Sign In | Create an Account | Welcome, . My Account | Logout | Subscribe | Submit News | Tearsheets | Media Kit | All Access E-Edition | Routes | Home RSS
 
 
 

Parents right to push legitimate testing concerns

March 18, 2013

Frustration isn’t such a bad thing if you mix it with hope and initiative. That’s the case with the Petrova Parents Club....

« Back to Article

 
 
sort: oldest | newest

Comments

(29)

Beaker

Mar-18-13 10:39 AM

I love everything you had to say about the ridiculous state testing and new teacher evaluation system...but did you actually say that teachers get generous pay and benefits? Ouch! Generous compared to what? These teachers are highly educated professionals. In any other field they would make twice what they make now with their level of education and expertise. The benefits you speak of try to make up for the low, almost insulting wages, but they really don't. And...every year when the school budgets are devised, guess who takes the hit when there is a $ shortfall because the politicians want to keep your property taxes low? Our teachers.

6 Agrees | 4 Disagrees | Report Abuse »

ADKFL711

Mar-18-13 11:07 AM

Thank you, Beaker. You took the words right out of my mouth.

2 Agrees | 3 Disagrees | Report Abuse »

rockydog

Mar-18-13 12:07 PM

Oh PLease...Teachers don't even work an entire year and highly educated? Maybe some. They have very generous benefits and that's one of the main reasons why school taxes are so outrageous

4 Agrees | 6 Disagrees | Report Abuse »

sayswho

Mar-18-13 7:40 PM

The tests are designed to grade the teachers/school not the kids. Its used to determine if these kids have met state standards being taught appropriately. Did you check test results from surrounding schools in the area? Do you ask the teachers what thier 'research based reading program is?" They are required by law to have one, it must be research based, and they have to present what research they based that program on. Kids that arent fluent readers by third grade should be..if the kids are not hitting these marks and your numbers keep increasing on ais..you might want to look where, what, why and how other schools are successful and yours is not If kids are not fluent in reading by 3rd grade there is most likely other issues, either not being taught or underlying disabilities. But I would see what other districts are doing.

2 Agrees | 0 Disagrees | Report Abuse »

sayswho

Mar-18-13 8:20 PM

Here is a link with test rankings for Petrova. Its important to remember when you look at percentile ranks that a score of 50% is average. It means of all the schools in NYS half would score higher, half would score lower. A score in the 30% means that 70% of NYS schools would score higher. Maybe compare this to other schools or past performance and see what may have changed for better or worse..focus on it. Build up the good and work on the bad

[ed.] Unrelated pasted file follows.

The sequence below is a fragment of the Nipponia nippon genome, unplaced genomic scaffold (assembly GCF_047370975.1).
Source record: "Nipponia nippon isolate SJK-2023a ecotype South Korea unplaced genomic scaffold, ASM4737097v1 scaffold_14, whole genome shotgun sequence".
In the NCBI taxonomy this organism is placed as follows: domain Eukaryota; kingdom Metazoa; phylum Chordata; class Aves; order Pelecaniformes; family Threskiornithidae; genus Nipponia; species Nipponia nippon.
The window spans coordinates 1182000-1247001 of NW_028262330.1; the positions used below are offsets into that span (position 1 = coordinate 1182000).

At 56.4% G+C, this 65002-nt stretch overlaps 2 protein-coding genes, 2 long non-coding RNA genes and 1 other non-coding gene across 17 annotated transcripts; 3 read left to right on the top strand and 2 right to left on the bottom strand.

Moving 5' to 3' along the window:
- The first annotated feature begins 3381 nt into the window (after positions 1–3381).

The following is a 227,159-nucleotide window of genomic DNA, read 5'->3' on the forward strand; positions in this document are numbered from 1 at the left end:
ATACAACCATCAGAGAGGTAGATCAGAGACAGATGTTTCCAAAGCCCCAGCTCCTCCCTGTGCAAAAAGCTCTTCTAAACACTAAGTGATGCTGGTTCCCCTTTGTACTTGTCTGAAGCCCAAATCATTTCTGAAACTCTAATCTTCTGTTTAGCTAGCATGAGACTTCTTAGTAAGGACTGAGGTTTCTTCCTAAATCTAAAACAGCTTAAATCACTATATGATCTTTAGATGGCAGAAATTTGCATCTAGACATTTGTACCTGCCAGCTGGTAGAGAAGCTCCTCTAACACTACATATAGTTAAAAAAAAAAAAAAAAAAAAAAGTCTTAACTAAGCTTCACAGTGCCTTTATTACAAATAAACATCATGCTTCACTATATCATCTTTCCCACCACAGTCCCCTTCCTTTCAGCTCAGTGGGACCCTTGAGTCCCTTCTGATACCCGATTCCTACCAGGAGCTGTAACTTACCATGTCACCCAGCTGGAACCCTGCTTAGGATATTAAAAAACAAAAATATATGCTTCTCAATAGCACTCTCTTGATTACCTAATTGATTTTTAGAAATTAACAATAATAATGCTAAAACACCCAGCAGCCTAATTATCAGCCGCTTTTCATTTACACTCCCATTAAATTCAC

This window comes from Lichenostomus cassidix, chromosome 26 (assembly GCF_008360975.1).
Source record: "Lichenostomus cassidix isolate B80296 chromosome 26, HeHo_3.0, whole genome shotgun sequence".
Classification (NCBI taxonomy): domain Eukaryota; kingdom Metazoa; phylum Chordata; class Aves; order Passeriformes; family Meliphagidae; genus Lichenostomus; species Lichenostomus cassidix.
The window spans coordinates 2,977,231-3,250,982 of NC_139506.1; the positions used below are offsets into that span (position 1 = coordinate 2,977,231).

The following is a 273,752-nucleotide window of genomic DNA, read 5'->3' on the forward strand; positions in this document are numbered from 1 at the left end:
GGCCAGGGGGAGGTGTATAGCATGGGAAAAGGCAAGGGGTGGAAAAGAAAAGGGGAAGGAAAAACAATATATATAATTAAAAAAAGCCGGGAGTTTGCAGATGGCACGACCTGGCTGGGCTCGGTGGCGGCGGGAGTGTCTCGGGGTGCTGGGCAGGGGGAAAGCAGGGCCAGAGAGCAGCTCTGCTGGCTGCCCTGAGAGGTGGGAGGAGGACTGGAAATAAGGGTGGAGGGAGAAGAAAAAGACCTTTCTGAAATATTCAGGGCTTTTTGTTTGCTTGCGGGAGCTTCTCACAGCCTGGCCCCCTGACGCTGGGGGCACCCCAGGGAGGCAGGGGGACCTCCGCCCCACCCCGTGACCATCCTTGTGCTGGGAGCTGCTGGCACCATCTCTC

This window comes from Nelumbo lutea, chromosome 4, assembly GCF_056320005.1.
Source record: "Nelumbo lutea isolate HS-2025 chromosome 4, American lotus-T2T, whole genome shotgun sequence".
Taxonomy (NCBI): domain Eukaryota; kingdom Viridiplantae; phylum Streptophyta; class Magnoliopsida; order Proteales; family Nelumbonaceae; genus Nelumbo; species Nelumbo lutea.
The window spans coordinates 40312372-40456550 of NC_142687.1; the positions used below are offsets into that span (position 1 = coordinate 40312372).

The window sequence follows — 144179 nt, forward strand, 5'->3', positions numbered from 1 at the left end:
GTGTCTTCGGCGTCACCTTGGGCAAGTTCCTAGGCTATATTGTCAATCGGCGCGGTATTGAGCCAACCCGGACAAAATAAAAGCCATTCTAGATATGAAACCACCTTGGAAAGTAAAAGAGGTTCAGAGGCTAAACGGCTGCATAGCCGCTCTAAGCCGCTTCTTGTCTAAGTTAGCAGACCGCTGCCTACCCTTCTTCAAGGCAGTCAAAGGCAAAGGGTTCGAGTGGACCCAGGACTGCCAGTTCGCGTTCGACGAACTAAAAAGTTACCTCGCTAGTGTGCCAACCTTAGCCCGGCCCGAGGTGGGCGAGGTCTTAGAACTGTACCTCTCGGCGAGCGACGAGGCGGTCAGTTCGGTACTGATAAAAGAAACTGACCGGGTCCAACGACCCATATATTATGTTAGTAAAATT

0 Agrees | 0 Disagrees | Report Abuse »

sayswho

Mar-18-13 8:20 PM

Here is a link with test rankings for Petrova. Its important to remember when you look at percentile ranks that a score of 50% is average. It means of all the schools in NYS half would score higher, half would score lower. A score in the 30% means that 70% of NYS schools would score higher. Maybe compare this to other schools or past performance and see what may have changed for better or worse..focus on it. Build up the good and work on the bad

0 Agrees | 0 Disagrees | Report Abuse »

sayswho

Mar-18-13 8:20 PM

Here is a link with test rankings for Petrova. Its important to remember when you look at percentile ranks that a score of 50% is average. It means of all the schools in NYS half would score higher, half would score lower. A score in the 30% means that 70% of NYS schools would score higher. Maybe compare this to other schools or past performance and see what may have changed for better or worse..focus on it. Build up the good and work on the bad

0 Agrees | 0 Disagrees | Report Abuse »

sayswho

Mar-18-13 8:23 PM

***********schooldigger****/go/NY/schools/2574003533/school.aspx

0 Agrees | 0 Disagrees | Report Abuse »

sayswho

Mar-18-13 8:26 PM

please remember in the towns and areas that teachers work in rural america they do make a lot more than those families they teach, who dont have a health plan or sick leave or incentive and requirements for further training. Teachers would bring home much more if they got rid of unions, Unions take quite a chunk of change that should be in the teachers pocket. It wouldnt hurt to get gov out of the way of that and let teachers and parents work with the kids